I can understand why a provider may not want this information known however I can not fathom why an end-user would want it unknown.Seeing the number of containers on a node should ABSOLUTELY POSITIVELY NOT be
allowed! If there is enough interest to make it a feature (I highly doubt
there is) someone can enable fine but NO WAY should container owners ever be
able to see this kind of information on the node by default.
Please add this patch to the kernel asap.
Yep, it's being discussed in the last several comments.It's worth pointing out that this is a bug in the kernel and is being patched by Parallels so don't get too used to being able to do this guys.
Exactly. I've been using OpenVZ since 2006. Sadly, you ask the random person on VPSBoards, LET, WHT, or any other community which virtualization technology is the worst, and most of them will say OpenVZ. Then you ask them why? "Because the host can oversell" is the common response.The mixed feelings on this are totally cool, and expected, really. I actually agree with a lot of what Joe said.
I just wish we had a happy medium...just some little way of saying "Yes, we run OVZ but we're not being blatant f***ing idiots about the number of containers running on our nodes." Yada, yada, yada...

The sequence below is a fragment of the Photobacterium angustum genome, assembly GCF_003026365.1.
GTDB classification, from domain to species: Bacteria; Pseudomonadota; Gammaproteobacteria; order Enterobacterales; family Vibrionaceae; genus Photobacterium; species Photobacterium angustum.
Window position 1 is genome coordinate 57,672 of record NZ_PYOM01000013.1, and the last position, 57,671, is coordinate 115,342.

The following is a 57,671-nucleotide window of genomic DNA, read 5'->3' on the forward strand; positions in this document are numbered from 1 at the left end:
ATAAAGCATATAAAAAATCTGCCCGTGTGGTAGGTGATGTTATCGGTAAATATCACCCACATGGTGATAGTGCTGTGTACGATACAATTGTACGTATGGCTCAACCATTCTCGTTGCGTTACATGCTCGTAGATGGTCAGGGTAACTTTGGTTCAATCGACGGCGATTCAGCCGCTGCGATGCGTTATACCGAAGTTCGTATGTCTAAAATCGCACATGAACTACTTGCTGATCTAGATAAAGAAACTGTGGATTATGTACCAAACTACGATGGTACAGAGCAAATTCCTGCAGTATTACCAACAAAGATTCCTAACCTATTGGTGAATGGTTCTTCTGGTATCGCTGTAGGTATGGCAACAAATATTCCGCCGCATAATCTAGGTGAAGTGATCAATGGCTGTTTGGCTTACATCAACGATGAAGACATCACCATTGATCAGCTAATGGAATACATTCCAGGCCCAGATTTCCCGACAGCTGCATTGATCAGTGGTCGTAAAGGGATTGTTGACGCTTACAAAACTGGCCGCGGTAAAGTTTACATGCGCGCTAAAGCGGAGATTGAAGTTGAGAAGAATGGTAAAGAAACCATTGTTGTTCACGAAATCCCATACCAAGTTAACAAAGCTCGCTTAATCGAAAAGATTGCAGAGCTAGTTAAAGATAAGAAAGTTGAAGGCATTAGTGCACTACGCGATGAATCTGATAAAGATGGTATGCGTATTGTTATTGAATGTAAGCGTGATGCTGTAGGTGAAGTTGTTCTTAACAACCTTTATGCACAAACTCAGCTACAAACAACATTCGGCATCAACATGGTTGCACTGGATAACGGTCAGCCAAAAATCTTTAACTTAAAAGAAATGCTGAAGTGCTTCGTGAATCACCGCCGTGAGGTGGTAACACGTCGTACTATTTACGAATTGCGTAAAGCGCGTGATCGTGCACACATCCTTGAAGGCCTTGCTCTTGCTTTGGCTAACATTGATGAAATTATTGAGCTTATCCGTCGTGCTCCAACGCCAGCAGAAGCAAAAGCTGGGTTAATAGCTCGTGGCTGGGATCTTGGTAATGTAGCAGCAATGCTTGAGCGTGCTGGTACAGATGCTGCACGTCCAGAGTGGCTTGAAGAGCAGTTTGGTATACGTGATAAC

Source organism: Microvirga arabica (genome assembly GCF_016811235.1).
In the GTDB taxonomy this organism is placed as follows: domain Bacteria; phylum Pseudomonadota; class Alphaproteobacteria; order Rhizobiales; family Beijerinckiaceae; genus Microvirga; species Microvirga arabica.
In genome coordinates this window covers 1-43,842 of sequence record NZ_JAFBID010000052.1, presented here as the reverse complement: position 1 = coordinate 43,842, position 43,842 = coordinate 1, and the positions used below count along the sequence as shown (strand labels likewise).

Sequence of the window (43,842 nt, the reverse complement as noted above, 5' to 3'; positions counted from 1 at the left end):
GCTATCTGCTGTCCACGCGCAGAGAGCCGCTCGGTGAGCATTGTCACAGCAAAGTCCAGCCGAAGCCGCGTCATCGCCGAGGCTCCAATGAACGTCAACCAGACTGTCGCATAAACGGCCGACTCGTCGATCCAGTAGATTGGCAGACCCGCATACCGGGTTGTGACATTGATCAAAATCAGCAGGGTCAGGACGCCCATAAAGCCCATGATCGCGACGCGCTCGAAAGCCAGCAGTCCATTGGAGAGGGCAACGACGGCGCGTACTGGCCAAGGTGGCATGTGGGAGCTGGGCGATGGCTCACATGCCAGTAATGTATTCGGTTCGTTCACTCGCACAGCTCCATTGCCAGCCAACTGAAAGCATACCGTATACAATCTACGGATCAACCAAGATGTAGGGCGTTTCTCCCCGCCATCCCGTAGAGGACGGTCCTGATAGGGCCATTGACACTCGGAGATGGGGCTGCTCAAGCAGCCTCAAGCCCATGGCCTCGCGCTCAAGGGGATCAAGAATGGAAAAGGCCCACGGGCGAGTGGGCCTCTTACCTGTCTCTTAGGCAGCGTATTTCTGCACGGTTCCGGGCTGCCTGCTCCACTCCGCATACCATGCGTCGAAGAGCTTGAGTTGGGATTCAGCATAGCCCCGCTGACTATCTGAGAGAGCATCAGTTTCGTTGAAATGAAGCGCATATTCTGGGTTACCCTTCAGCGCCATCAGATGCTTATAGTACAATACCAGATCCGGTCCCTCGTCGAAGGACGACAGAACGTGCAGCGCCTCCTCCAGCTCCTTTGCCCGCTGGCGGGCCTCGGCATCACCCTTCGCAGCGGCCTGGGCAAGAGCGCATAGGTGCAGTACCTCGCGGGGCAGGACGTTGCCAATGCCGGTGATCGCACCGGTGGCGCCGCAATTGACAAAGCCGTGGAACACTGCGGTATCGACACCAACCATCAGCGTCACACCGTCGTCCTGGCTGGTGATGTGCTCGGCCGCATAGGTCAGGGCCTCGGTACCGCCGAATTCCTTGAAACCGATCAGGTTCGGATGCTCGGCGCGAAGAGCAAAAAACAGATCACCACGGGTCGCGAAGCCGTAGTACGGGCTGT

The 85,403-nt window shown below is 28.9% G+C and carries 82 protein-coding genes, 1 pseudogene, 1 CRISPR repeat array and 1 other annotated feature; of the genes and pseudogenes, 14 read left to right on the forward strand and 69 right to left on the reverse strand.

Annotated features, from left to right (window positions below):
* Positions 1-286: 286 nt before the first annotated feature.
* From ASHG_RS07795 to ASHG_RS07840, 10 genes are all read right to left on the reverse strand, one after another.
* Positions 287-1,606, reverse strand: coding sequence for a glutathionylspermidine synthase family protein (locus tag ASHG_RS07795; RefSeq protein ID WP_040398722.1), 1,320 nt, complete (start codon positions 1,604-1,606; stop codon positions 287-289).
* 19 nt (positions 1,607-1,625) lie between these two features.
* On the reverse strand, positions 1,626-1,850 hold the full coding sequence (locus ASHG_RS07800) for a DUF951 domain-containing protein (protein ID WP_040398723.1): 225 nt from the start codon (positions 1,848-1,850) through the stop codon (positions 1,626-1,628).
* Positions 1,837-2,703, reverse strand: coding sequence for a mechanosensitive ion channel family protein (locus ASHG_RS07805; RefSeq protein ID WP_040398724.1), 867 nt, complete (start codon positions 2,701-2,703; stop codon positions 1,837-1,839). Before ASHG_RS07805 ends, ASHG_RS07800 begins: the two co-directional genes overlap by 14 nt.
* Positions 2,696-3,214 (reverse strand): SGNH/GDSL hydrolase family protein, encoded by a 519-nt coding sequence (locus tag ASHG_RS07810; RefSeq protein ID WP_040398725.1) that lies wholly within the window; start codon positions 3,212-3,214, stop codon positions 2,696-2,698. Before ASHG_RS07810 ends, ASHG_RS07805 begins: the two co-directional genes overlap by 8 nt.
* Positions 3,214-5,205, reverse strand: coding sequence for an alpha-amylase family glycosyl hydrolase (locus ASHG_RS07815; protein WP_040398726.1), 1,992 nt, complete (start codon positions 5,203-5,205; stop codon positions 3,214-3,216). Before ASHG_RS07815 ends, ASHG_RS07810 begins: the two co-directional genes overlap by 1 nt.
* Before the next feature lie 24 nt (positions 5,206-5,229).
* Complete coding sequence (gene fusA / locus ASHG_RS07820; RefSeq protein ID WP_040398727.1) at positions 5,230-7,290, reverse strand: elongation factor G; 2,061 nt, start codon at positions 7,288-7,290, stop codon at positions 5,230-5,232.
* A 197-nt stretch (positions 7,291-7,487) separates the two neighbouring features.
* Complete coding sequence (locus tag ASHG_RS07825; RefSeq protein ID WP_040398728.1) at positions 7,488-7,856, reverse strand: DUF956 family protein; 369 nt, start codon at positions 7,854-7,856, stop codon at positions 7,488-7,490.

There are actually a few commands you can throw at a container that can tell you whether or not it's nested inside Xen/KVM, but that can be for a rainy day or something.But then you would not see all those containers in /proc/cgroups? Slabbing implies you are basically virtualizing your OpenVZ nodes which in turn would effectively "hide" containers running in the other slabs.
Exactly! The common people has no clue Xen has been able to be oversold for a long time now...all a different couple ways too. Though you mostly need the know-how to even perform this, so it's still better then Joe Smo overselling his 32GB E3 with 100+ customers hehe.Back in the day, Xen didn't allow for memory and disk overselling and some people still to this day think that virtual machines can't be oversold. Even back then, they could oversell disk I/O, CPU, network I/O, etc.
Well I agree, but do take some slight issues with this.Luckily there are a ton of clients and knowledgeable people on this forum who understand that overselling != diminished performance, unfortunately for every one of those there are thousands that don't understand that and thus why advertising the population of a node is not beneficial to a VPS provider who's business relies on sales from the general public where the vast majority aren't very technically inclined and will quickly judge a company based on the negatives of the virtualization use...
The bottom line is that the number of VPSs per node has no impact on anything and cannot be used to quantify anything performance-wise. All you have is a number out of context of anything and will mean different things for different providers. If the number was broken down to show you have much RAM and disk space each VPS got, then you could see how oversold a node is but even that doesn't give you a view point of the server's performance. Now if the number was broken down by CPU, RAM/swap, or disk IO usage, then you can get an idea of how over/underworked the server is...